Thursday, March 20, 2014
When I log into my taxable brokerage account, I look up the dividends paid so far this year, and I find the following: NATURAL RESOURCES ROYALTY (HGT) $8.28. QUALIFIED DIVIDEND (MCD) $12.15. Notice there are different types of dividend income payments. As with dividends from REITS, the natural resources royalty paid by Hugoton Royalty Trust does not receive the qualified dividend treatment that the dividend from McDonald's does. Qualified dividends paid by most public companies like McDonald's, Starbucks, General Electric, etc., receive a special tax treatment that is usually much lower than the investor's marginal rate. Most investors, like yours truly, get to pay just 15% tax on qualified dividends. On the other hand, if the investor's marginal bracket is 33%, he would keep only 67% of an ordinary dividend paid by a REIT or a natural resources royalty paid by a royalty trust. However, if the investor's marginal bracket is 39.6%, he also gets nailed with a 20% tax on qualified dividends--not 15%. So, while most investors pay 15% on qualified dividends, the wealthiest investors now pay 20%. And, investors whose marginal bracket is no higher than 15% pay a tax rate on qualified dividends of . . . zero percent. What does any of this mean to an investor? Well, if he's only getting $12.15 quarterly from Micky Dee's, not much. But, if he were receiving $120,150 quarterly on top of a decent salary, that would push him into the 39.6% bracket, and he'd be keeping 80%, not 85% of that income. How much difference would that 5% make? Enough to buy his daughter a new baby-blue Subaru. Real money. To Mitt Romney, it means no more 13.7% tax rate. He'll continue to live mostly on qualified dividends, but that will start him out at 20%, not the kinder, gentler, 15%. Again . . . real money. One thing is clear, when Democrats call the new tax code changes a "tax on millionaires and billionaires," we now see how dubious the claim is. First, the 39.6% marginal bracket and the associated 20% tax on dividends kicks in on the income above around $400,000 a year--is that anyone's definition of a "millionaire-and-billionaire"? Also, the true millionaires-and-billionaires out there can, like Mitt Romney and Warren Buffett, live mostly on qualified dividends, so that whole 39.6% marginal bracket is meaningless--you can bump it up 5 points, but they're still paying 20% or less on their dividend income. When the tax-hiking Democrats change the tax code like this, they end up hitting folks in the middle brackets much more. Folks living paycheck to paycheck don't receive a lot of dividend income, so when politicians push the "millionaires and billionaires" up to higher brackets, the folks below them get pushed up, too. Since they live paycheck-to-paycheck, bumping the rate they pay on that income hits them square in the face. Because of the 15% tax on my qualified dividends, I now fund my taxable account regularly, the way most people fund their IRA. In addition to my SIMPLE IRA contribution, I make sure to put more and more $ into my taxable account, where I try to buy mostly dividend-paying stocks. By the time I retire, I hope to collect a decent income stream on these dividends and keep 85% of it. And, if I sell any stocks for a long-term capital gain, I keep 85% of that, too. While it's nice to build up the SIMPLE IRA, all withdrawals from there will be taxed as ordinary income. So, as you can see, the changes to the tax code make the taxable brokerage account something worth considering in addition to true retirement accounts.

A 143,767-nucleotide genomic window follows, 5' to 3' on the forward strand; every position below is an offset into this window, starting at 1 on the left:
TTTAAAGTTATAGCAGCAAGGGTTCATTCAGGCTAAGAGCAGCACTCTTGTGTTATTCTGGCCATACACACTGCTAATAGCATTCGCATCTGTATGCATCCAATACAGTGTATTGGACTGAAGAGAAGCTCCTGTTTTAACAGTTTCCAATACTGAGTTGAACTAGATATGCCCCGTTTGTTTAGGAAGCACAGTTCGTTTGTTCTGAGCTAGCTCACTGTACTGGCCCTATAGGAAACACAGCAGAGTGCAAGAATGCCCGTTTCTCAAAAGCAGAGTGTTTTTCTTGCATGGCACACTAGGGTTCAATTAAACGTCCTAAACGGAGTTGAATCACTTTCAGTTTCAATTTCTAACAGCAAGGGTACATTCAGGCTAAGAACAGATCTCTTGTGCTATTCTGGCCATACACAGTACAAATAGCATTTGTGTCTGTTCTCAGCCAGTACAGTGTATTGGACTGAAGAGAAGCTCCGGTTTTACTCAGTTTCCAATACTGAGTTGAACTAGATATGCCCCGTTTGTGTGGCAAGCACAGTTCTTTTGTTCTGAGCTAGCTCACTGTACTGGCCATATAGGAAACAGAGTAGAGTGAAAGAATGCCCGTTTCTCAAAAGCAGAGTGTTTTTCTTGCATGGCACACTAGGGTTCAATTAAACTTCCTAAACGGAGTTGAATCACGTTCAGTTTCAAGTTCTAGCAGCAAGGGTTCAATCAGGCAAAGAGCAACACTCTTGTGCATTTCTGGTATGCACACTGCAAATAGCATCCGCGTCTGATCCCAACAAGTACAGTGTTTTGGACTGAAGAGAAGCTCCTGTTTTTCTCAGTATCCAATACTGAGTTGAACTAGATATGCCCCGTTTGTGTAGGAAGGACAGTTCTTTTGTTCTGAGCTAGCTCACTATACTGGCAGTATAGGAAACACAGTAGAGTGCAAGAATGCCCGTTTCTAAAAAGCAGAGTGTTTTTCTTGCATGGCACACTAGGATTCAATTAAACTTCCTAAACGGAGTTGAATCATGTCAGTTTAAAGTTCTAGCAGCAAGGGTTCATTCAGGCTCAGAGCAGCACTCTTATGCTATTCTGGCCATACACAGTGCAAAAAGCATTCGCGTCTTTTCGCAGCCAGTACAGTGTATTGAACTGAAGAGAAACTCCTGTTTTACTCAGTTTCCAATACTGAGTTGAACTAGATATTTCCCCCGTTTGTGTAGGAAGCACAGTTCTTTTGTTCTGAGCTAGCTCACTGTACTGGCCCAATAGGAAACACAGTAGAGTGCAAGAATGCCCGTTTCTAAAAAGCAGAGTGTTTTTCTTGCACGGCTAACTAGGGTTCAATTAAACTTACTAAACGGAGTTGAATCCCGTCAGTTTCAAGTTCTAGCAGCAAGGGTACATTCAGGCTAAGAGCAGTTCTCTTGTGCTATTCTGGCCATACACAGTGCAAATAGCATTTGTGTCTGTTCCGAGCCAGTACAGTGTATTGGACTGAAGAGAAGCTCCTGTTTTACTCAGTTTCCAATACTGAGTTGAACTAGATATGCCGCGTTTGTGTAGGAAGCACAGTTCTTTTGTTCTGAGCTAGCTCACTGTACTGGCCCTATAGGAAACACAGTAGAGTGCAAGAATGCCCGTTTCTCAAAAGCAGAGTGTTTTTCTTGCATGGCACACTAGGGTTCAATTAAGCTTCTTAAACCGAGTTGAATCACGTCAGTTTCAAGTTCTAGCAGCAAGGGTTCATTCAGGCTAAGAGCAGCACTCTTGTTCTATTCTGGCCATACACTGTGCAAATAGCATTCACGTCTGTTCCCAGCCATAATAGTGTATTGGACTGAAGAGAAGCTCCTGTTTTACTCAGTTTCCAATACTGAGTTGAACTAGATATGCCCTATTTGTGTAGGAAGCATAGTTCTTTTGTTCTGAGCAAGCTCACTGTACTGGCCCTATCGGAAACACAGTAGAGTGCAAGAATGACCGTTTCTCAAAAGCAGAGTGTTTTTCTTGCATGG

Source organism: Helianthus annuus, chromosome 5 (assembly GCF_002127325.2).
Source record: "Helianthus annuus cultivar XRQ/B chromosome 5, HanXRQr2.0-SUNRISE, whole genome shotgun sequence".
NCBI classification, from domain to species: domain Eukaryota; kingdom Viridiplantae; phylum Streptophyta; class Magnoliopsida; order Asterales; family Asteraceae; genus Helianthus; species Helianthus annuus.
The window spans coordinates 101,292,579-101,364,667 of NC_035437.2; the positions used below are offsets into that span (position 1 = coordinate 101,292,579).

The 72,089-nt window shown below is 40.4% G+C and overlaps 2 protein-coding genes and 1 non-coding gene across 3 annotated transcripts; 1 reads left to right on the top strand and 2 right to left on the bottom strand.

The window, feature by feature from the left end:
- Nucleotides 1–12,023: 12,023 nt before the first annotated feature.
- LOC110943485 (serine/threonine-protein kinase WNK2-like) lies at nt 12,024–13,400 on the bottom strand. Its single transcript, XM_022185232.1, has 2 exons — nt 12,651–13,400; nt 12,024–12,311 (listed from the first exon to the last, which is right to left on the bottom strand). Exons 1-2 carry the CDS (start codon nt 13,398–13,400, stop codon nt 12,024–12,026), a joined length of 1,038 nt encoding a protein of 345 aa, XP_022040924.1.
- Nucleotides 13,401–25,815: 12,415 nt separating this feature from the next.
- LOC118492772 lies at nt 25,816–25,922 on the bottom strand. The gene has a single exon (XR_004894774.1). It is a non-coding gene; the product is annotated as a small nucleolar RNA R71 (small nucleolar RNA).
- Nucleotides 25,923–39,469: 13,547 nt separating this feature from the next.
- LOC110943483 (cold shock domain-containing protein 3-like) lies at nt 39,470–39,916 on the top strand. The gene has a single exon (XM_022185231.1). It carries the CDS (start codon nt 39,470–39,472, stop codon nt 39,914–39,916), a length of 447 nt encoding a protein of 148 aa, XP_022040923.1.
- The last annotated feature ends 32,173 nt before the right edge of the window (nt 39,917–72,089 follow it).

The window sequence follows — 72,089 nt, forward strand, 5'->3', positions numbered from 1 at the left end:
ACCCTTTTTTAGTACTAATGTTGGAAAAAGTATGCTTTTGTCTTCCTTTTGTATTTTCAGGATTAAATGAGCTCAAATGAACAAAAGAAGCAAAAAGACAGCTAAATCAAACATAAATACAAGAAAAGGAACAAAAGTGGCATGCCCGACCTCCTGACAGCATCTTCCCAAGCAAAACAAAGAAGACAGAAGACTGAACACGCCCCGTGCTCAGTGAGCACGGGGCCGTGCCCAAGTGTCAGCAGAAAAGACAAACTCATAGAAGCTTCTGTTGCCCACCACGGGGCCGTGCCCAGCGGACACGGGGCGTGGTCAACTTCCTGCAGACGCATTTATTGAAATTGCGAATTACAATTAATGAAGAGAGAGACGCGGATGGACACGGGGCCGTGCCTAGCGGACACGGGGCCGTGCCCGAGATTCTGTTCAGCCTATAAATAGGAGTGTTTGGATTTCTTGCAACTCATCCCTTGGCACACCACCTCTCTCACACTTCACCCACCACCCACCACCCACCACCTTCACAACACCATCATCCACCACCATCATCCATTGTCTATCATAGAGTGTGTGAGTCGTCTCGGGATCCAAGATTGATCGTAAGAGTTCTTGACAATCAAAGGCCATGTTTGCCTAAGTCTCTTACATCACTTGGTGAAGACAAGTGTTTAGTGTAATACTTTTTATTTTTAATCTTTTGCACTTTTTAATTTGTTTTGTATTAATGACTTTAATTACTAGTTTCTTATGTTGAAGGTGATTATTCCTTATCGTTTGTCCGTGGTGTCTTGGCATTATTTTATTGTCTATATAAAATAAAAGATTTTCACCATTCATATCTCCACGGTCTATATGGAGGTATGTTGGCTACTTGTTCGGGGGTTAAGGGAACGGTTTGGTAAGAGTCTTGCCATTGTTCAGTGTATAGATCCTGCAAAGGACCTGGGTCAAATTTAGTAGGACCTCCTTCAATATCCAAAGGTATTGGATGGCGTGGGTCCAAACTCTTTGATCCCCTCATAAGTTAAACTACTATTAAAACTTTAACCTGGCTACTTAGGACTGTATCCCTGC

Friday, March 7, 2014
Suitability of recommendations is an important part of your Series 7 exam. Use the link at the end of this brief post to sign up for a FREE class starting in just a few hours. We'll break down 10 practice questions similar to what will show up on your test, and we'll dig into key concepts including: time horizon, liquidity needs, investment objective, and risk tolerance as they relate to various investment vehicles. Sign up now!